WP NCMP Dennis Tan Lip Fong 陈立峰 and I got our parliamentary questions on SMRT's new signaling system – at the centre of…
Turns out that back in September, it seems that Mr Khaw previously assured him that the integration of the new signalling equipment for the North-South and East-West MRT Lines was progressing well.
Mr Singh restates the written answers by Transport Minister Khaw Boon Wan to questions regarding the new signalling system in September, fielded by him and NCMP Dennis Tan.
He even linked the actual statement made by Mr Khaw as further proof.
According to Mr Khaw, SMRT, LTA, and system supplier Thales adopted a “cautious and progressive approach” doing more than 1,300 tests during non-service hours and solving multiple rounds of glitches with relevant software patches.
Seems like Mr Singh was pointing out that the work carried out didn’t seem to pay off in light of recent events.
4. Dennis Tan Strikes Back
Sharing the same sentiments as Mr Singh, NCMP Dennis Tan chose to strike back with new questions regarding the Joo Koon Incident. He also created a really long hashtag – #MRTtraincollisionatJooKoonstation – which will probably not catch on.
I have some preliminary questions for LTA:How was the software protection feature “inadvertently removed” when the…
Tough as nails, Mr Tan questions the LTA about how the software protection feature was “inadvertently removed” when the first train passed the faulty signalling circuit.
He also asked about the role of the driver in the second train for its safe starting, moving forward or stopping.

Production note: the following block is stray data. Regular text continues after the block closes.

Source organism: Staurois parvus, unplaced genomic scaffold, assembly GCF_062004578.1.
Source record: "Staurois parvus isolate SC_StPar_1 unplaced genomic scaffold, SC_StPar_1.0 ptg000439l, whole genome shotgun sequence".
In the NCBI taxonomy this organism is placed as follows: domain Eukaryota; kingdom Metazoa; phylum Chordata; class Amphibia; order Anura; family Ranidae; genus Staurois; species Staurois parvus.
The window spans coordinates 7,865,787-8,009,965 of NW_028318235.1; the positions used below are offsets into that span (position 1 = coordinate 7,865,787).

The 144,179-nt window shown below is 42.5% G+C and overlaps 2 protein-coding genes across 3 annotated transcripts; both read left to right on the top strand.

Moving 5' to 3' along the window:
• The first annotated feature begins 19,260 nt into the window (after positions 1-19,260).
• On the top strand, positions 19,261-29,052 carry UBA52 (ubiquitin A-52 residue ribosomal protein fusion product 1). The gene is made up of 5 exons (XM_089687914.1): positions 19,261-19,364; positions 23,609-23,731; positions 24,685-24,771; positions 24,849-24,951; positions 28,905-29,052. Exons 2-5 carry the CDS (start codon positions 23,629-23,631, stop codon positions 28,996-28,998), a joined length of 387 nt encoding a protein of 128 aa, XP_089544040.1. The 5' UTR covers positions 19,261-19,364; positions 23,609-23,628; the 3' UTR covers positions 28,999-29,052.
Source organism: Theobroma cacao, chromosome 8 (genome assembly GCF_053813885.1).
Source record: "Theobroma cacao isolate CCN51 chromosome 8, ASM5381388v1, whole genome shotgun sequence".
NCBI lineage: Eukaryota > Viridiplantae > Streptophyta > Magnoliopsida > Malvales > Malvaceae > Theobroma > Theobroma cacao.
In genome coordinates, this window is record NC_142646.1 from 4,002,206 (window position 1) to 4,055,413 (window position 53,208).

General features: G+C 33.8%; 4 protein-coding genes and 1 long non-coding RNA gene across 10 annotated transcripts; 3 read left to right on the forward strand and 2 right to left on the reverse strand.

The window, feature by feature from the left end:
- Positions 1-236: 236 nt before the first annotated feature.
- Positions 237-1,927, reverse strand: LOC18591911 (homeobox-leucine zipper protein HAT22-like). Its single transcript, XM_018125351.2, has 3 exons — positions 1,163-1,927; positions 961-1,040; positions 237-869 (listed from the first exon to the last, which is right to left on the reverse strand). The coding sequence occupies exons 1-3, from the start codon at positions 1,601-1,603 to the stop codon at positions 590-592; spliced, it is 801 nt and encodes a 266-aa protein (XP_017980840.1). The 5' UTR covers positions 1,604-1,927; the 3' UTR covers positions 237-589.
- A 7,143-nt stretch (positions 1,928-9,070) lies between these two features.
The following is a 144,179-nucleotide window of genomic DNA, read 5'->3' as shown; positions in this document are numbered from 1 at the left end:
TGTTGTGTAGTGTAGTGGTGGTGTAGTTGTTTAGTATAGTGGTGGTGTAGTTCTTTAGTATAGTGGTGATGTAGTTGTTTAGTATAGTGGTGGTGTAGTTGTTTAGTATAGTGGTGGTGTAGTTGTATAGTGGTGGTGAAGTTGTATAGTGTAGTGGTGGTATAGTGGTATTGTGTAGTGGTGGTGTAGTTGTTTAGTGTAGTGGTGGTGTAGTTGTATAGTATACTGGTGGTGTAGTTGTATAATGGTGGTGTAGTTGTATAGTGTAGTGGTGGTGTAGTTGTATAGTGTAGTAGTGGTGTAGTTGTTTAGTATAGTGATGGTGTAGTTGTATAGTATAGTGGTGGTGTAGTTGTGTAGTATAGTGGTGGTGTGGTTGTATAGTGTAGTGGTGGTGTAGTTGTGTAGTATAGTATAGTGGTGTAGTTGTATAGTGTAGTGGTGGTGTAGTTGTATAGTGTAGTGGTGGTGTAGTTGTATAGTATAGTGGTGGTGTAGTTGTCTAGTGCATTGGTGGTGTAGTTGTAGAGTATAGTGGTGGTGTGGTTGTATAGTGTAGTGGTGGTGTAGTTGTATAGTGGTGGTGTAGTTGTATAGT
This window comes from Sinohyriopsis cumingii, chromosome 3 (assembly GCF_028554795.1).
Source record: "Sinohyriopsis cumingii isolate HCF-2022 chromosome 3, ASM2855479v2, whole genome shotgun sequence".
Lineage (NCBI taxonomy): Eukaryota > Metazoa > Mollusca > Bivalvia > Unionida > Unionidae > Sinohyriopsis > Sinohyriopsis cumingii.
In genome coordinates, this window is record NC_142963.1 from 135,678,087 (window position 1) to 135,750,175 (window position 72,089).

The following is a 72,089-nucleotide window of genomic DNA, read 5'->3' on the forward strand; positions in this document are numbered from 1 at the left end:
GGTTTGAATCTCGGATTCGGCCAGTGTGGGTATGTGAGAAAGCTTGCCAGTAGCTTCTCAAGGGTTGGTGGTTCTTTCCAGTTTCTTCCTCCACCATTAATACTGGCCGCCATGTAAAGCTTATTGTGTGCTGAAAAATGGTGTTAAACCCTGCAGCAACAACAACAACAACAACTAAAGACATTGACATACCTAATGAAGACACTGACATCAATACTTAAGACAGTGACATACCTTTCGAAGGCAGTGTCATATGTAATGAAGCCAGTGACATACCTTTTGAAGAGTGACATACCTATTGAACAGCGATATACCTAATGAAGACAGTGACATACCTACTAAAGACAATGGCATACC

Perhaps, he like the rest of us, simply wanted to find out why this couldn’t have been manually prevented by the driver by braking.
5. Khaw Boon Wan Is Awfully Sorry
Mr Khaw expressed his deepest apologies for the incident and thanked affected commuters for being understanding.
Calling the collision the “first major incident involving the new signalling system” he advised SMRT and LTA to suspend train service on 16 Nov for system provider Thales to conduct a thorough check.
He also acknowledged that it had been an “awful day”. Wait, what?
To put that into context, let’s consider the events of the past few days.
Tuesday (14 Nov) was plagued by delays on the North-South line due to a train fault at Toa Payoh. This wasn’t reported on official SMRT’s Twitter or Facebook pages and caused outrage among commuters.
Thursday (16 Nov) brought us new hope with no train service between Joo Koon and Tuas Link for at least a month. Come evening peak hour, the North-East Line also hit with a train fault, disabling service at five stations.
Sorry Mr Khaw, but one “awful day” really doesn’t even come close to describing our reality.
6. K. Shanmugam Is Mr Khaw’s BFF
In a heartfelt Facebook post, Minister for Home Affairs and Law Mr Shanmugam acknowledges that the public mood has been “sorely tested” despite the “overall improvement in transport”.